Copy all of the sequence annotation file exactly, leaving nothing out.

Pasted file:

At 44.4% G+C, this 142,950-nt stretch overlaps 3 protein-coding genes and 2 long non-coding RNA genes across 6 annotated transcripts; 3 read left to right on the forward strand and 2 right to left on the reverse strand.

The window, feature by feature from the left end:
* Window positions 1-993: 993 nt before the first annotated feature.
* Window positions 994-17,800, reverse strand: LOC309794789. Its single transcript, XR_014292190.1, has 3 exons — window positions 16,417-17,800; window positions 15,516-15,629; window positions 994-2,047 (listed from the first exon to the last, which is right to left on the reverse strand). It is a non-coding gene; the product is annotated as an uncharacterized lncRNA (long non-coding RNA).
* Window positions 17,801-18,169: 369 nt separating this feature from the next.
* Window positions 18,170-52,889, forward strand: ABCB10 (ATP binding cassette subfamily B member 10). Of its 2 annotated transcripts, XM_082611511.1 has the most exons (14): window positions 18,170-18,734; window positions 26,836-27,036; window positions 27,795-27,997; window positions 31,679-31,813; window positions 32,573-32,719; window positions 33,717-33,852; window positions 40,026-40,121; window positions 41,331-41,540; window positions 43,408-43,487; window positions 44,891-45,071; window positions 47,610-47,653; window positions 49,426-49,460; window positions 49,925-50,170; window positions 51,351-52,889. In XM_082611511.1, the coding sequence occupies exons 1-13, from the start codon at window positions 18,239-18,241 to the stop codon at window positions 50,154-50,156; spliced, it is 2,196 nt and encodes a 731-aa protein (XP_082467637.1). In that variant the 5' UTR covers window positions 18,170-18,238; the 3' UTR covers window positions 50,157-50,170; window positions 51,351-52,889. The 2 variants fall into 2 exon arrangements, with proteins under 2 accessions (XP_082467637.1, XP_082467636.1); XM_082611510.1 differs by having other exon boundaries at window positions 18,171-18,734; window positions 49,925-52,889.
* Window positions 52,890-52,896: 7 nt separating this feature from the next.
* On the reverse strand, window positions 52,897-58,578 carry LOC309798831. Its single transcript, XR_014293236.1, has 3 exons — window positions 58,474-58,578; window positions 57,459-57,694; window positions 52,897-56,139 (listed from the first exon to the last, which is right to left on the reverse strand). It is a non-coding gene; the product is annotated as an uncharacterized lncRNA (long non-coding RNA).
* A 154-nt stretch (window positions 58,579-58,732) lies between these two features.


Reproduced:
At 44.4% G+C, this 142,950-nt stretch overlaps 3 protein-coding genes and 2 long non-coding RNA genes across 6 annotated transcripts; 3 read left to right on the forward strand and 2 right to left on the reverse strand.

The window, feature by feature from the left end:
* Window positions 1-993: 993 nt before the first annotated feature.
* Window positions 994-17,800, reverse strand: LOC309794789. Its single transcript, XR_014292190.1, has 3 exons — window positions 16,417-17,800; window positions 15,516-15,629; window positions 994-2,047 (listed from the first exon to the last, which is right to left on the reverse strand). It is a non-coding gene; the product is annotated as an uncharacterized lncRNA (long non-coding RNA).
* Window positions 17,801-18,169: 369 nt separating this feature from the next.
* Window positions 18,170-52,889, forward strand: ABCB10 (ATP binding cassette subfamily B member 10). Of its 2 annotated transcripts, XM_082611511.1 has the most exons (14): window positions 18,170-18,734; window positions 26,836-27,036; window positions 27,795-27,997; window positions 31,679-31,813; window positions 32,573-32,719; window positions 33,717-33,852; window positions 40,026-40,121; window positions 41,331-41,540; window positions 43,408-43,487; window positions 44,891-45,071; window positions 47,610-47,653; window positions 49,426-49,460; window positions 49,925-50,170; window positions 51,351-52,889. In XM_082611511.1, the coding sequence occupies exons 1-13, from the start codon at window positions 18,239-18,241 to the stop codon at window positions 50,154-50,156; spliced, it is 2,196 nt and encodes a 731-aa protein (XP_082467637.1). In that variant the 5' UTR covers window positions 18,170-18,238; the 3' UTR covers window positions 50,157-50,170; window positions 51,351-52,889. The 2 variants fall into 2 exon arrangements, with proteins under 2 accessions (XP_082467637.1, XP_082467636.1); XM_082611510.1 differs by having other exon boundaries at window positions 18,171-18,734; window positions 49,925-52,889.
* Window positions 52,890-52,896: 7 nt separating this feature from the next.
* On the reverse strand, window positions 52,897-58,578 carry LOC309798831. Its single transcript, XR_014293236.1, has 3 exons — window positions 58,474-58,578; window positions 57,459-57,694; window positions 52,897-56,139 (listed from the first exon to the last, which is right to left on the reverse strand). It is a non-coding gene; the product is annotated as an uncharacterized lncRNA (long non-coding RNA).
* A 154-nt stretch (window positions 58,579-58,732) lies between these two features.